From another reader, a hypothesis I won’t take time to track down. It concerns the bewitching video of Jobim and the singer Elis Regina performing Aguas:
One fascinating story I've heard (I think it's in Sergio Cabral's biography of Jobim but I'm finding it frustratingly hard to find a link) is that Elis & Tom apparently could barely stand each other in these sessions.
In this version of the story, she'd agreed to do the album for contractual reasons, and he disagreed with the arrangements, and the producer's biggest task was keeping either one of them from walking out.
It's a striking story because it's such a contrast to the audible and, in the case of that video, visible intimacy of the recordings. And I've seen other accounts saying they all stayed at the same LA hotel, shared riotous group dinners and generally had a ball.
I'm genuinely confused and fascinated by which account is true but I almost prefer the bitter to the sweet version. If it's true it's an amazing -- almost scary -- example of what consummate professionals these two musicians were, to spin such tension into such a convincing simulacrum of affection.
OK, there are lots of great songs. But for me this one has always been in the very first tier, maybe because it became popular, as did the Beach Boys and Pet Sounds, when I was in that teen-aged acute-music-registering stage of life.
The video below is the Absolute Classic version of Águas de Março, “Waters of March,” by the song’s composer, Antonio Carlos “Tom” Jobim, and the deathless (though sadly dead, as is Jobim) Elis Regina. This is just magical:
Tell me you would not like to know these people, or be them.
I think it adds to rather than detracts from the power of this performance that the lyrics are in Portuguese, with the cat-purr-like stream of fricatives (as they sound to the non-Portuguese speaker) and repetitive rhymes, unburdened by literal meanings.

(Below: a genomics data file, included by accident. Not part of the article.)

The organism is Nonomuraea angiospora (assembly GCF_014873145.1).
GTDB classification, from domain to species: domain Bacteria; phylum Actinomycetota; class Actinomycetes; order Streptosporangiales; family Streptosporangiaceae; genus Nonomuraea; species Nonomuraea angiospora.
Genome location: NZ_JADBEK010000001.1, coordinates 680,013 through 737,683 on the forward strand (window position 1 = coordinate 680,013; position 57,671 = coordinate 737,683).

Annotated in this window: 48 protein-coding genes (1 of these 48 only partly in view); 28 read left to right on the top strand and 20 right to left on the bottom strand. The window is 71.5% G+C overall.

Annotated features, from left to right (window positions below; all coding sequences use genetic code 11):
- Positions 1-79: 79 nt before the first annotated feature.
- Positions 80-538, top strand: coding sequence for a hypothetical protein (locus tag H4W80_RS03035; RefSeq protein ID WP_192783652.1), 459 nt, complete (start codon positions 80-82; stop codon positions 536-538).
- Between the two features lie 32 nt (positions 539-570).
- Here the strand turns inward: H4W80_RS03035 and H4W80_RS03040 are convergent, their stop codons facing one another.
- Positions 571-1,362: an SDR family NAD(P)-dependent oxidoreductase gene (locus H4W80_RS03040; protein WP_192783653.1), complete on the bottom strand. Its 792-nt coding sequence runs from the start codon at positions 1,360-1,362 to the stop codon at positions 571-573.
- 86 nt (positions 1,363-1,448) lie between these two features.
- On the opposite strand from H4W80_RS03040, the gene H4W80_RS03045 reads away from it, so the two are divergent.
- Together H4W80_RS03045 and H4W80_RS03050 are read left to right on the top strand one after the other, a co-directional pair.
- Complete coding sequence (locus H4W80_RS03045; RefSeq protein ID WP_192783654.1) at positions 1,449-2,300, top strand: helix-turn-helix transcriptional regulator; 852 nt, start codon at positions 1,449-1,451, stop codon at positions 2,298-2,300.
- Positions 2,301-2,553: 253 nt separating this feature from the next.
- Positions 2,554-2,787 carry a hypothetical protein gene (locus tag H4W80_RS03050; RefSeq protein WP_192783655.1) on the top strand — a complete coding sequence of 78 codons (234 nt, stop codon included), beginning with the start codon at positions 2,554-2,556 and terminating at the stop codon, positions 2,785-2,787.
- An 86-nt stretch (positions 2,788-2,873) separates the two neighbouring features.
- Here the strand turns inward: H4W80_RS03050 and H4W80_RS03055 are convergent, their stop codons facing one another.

Over the years, and most recently 18 months ago, I’ve chronicled the adventures of the indie group Pomplamoose. Its members are the singer / guitarist Nataly Dawn, and the all-purpose-musician Jack Conte. If you go here, you’ll see that early-2014 report, plus links to the previous ones, including from the surprisingly vociferous tribe of Pomplamoose-haters who keep writing in.
You’ll also see three embedded videos of songs even the haters would have a hard time hating: the Pomplamoose versions of Happy, September, and Mister Sandman.
Now Nataly Dawn is back, with the drummer and singer Carlos Cabrera (who has toured with Pomplamoose), with their own version of Waters of March. The singing, like that title, is in English, and it has a completely different vibe from the Jobim/Regina classic. But worth checking out!
To round out this theme, I’ll include a link to a 2012 dispatch that attempted to link the cool of Jobim’s music to that year’s presidential race.
In an exclusive interview, the presidential candidate reveals the clients he worked with, what he did for them, and how the experience shaped the way he solves problems.
Last month, a source emailed a colleague of mine with a complicated theory that, the source claimed, proved Pete Buttigieg had been in the CIA. “The American people have the right to know if he was ever an agent or officer,” the person wrote, with the kind of baseless confidence that lives on the internet.
By then, Buttigieg’s critics on the left had started to focus more on what the South Bend, Indiana, mayor could have been doing at McKinsey, a company that seems to look worse with each passing week. Progressives, and in particular the Elizabeth Warren campaign, pounced: What was Buttigieg doing at McKinsey for two and a half years? How many people had lost their jobs because of him? How shady was the work conveniently hidden behind a standard McKinsey nondisclosure agreement?
George Zimmerman’s lawsuit is part of a much broader pattern: Gun-rights advocates have recast perpetrators of violence as the real victims.
In the latest turn in a long, ugly saga, George Zimmerman, the volunteer neighborhood watchman who was acquitted of second-degree murder after shooting Trayvon Martin in Florida in 2012, recently filed a lawsuit in which he presents himself as the victim of injustice and seeks recompense for his losses. The killing of Trayvon, who was 17, led to a national outpouring of anger—over Florida’s “stand your ground” law, which offers legal protections to those who use lethal force instead of retreating from confrontations, and over a broader pattern in which African Americans die at the hands of shooters who claim to have feared for their own lives.